Dwight Cammeron is the documentary television program director for the University of Alabama's Center for Public Television and Radio programming unit in Tuscaloosa. He also teaches in the Telecommunication and Film Department and is currently coordinating Alabama's first documentary studies program. Cammeron’s primary documentary interests are in African American history and contemporary cultural. He has been honored by the National Academy of the Arts and Sciences with an Emmy for Still Holding On: The Music of Dorothy Love Coates and the Original Gospel Harmonettes. The documentary tells the story of one of Alabama's most original and influential voices. Cammeron has also been recognized by The International Film and Video Association, The National Black Programming Consortium, The New York Festival, and The National Education Telecommunications Association. His most recent award was the 2005 Unity Awards in Media for Trying Times: Perry County Schools. In 2006, Cammeron directed a profile and performance “jazzumentary” of Birmingham instrumentalist and guitarist Eric Essix. The Essix program was screened at the 2007 Kansas City Filmmakers Jubilee, and the 2007 Miami Jazz Film Festival. Eric Essix: At Home was the 2007 first-place winner of the 2007 Golden Lion Award in the University of North Alabama Lindsey Festival’s Faculty Filmmaking Division. In addition, the program was a part of the 2007 W.C. Handy Music Festival film series. Cammeron and co-producer Robert Briscoe completed Dog Days, a documentary highlighting the 2007 Birmingham Steeldogs. The arena football franchise was the longest operating professional sports team in Birmingham. The project was a 2008 George Lindsey UNA Film Festival selection, and received a Gold Remi from the 2008 Annual World-Fest Houston International Film Festival.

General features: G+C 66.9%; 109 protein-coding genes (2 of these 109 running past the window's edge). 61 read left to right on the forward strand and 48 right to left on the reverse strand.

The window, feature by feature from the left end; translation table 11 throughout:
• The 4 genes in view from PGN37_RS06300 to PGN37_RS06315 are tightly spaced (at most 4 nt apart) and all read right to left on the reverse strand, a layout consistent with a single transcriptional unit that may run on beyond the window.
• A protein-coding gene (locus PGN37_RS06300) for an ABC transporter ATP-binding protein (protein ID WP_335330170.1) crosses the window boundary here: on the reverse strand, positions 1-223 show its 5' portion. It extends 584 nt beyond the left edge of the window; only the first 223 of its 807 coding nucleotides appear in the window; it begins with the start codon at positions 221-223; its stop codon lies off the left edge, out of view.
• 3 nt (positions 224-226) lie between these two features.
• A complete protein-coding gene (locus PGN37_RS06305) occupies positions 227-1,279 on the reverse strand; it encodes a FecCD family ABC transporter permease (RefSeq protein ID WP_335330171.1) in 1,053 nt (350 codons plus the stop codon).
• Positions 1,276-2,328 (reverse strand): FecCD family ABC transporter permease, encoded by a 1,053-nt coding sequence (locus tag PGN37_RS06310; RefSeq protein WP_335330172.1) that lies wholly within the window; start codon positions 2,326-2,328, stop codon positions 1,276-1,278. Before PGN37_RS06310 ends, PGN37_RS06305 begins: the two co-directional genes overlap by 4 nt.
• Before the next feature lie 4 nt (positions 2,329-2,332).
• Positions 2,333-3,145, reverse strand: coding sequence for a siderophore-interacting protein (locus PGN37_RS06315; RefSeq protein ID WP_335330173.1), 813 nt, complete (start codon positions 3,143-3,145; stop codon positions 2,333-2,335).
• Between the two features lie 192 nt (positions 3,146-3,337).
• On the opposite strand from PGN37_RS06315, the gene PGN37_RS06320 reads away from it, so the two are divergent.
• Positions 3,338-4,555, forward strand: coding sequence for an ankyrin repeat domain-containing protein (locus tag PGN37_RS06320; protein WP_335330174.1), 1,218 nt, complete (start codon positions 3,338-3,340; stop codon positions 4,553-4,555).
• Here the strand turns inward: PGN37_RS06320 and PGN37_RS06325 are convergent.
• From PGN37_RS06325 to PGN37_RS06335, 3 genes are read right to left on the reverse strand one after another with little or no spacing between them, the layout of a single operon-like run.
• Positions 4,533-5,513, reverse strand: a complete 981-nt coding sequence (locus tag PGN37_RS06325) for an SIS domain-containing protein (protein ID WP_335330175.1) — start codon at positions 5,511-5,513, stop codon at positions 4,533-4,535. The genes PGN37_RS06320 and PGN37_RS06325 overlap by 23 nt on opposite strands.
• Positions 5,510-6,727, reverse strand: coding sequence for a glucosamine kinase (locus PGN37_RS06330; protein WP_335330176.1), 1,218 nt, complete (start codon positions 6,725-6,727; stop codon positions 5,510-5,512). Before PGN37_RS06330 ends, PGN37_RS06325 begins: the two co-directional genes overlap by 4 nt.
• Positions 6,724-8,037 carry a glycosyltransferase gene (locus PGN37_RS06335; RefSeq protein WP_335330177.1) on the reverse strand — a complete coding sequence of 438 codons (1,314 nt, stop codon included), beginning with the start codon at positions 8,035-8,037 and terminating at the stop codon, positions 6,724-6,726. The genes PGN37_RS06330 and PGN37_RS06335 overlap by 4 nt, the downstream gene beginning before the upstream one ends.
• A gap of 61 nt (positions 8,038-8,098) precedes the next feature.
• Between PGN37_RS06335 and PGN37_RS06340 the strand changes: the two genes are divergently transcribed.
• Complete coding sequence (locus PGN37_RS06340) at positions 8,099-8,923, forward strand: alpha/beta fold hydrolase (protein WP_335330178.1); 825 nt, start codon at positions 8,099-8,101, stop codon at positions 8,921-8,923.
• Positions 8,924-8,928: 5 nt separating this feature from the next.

Ginger Jolly has a passion for social justice documentary. She has co-produced and edited several social justice oriented projects in her tenure as a student at The University of Alabama. Currently, Ms. Jolly works as assistant to Dwight Cammeron, Director of Documentary Television Programming at The University of Alabama’s Center for Public Television and Radio (CPT&R). In addition to her work at CPT&R, Ms. Jolly has participated in the Documenting Justice program at the University of Alabama. In this program she produced Operation Dixie, a documentary about the lack of organized labor in the South. Operation Dixie has screened at the Bama Theatre in Tuscaloosa, Alabama and at the 2009 Sidewalk Moving Picture Festival in Birmingham, Alabama. Ms. Jolly received the 2008 Jon Sandige Student Commitment to Excellence Award given by CPT&R. After graduating in the spring of 2010, she plans to pursue a Master of Fine Arts in Documentary Film at Temple University’s Film and Media Arts program. After graduate school she intends to make documentaries that deal with social issues such as race and class discrepancies along with gender inequalities.